CRV says it is now offering innovative sexed semen technology to New Zealand dairy farmers.
A vibrant, water-based and non-toxic paint available in four colours, the paint is formulated for ease of use and with a bright pigment for easy reading of silent heats.
“We are delighted to offer New Zealand farmers a complete heat detection solution,” says co-founder Liam O’Keeffe.
“Covid has left farmers with less available labour so an easy-to-use tool that cuts down labour time and maximises herd production is more necessary now than ever.”
The Tailpainter also helps farmers by supporting block breeding and increasing herd productivity, by consolidating the calving season into a period of as close as possible to 6 weeks. This helps maximise the production of milk and calves from their herd, with each cow producing a calf and maximising milking production pretty much on a cycle of exactly every 12 months.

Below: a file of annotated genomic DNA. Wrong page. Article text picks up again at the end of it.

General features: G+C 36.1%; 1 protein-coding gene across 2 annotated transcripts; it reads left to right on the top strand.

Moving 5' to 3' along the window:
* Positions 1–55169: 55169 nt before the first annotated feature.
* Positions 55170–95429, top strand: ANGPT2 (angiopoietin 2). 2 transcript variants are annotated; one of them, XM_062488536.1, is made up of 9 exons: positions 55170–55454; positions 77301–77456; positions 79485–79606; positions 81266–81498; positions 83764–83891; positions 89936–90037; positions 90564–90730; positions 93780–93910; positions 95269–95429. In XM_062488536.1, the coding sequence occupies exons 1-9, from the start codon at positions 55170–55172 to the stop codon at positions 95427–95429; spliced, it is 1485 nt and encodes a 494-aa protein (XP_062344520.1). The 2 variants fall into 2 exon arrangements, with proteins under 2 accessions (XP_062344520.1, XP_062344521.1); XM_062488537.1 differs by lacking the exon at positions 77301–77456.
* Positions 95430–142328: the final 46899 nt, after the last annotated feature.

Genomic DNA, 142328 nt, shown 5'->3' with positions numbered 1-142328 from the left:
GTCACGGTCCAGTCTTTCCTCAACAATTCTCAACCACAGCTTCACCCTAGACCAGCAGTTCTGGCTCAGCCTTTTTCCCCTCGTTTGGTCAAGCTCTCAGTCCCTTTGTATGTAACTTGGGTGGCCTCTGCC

Key to achieving this 12-month cycle is effective heat detection practice, with every cycle missed extending the 365-day target. Closing this gap with effective heat detection, together with the correct timing of AI using top genetics, the elimination of stock bulls and ensuring best practice in nutrition management, represents a significant increased profit opportunity for the New Zealand Farmer.
“We are delighted with the feedback from our existing customers who are realising real benefits, including ease and speed of tail paint application. The difference is the farmer now spends his time observing cows and not on strenuous tail painting, resulting in improved heat detection and more compact calving,” adds Liam O’Keeffe.
“The real trick here is to ensure that the paint quality is always in good condition before the cow leaves the parlour topping up the paint regularly. This routine removes any guessing from heat detection; the paint has to be in good condition at all times during the breeding season and therefore also allows for detection for so called non-cyclers – i.e. any cows that are not ovulating.
“We have farmers milking up to 1,000 cows down to herds of 50 cows, who were aware of the labour-intensive job and often hazardous job of tail painting.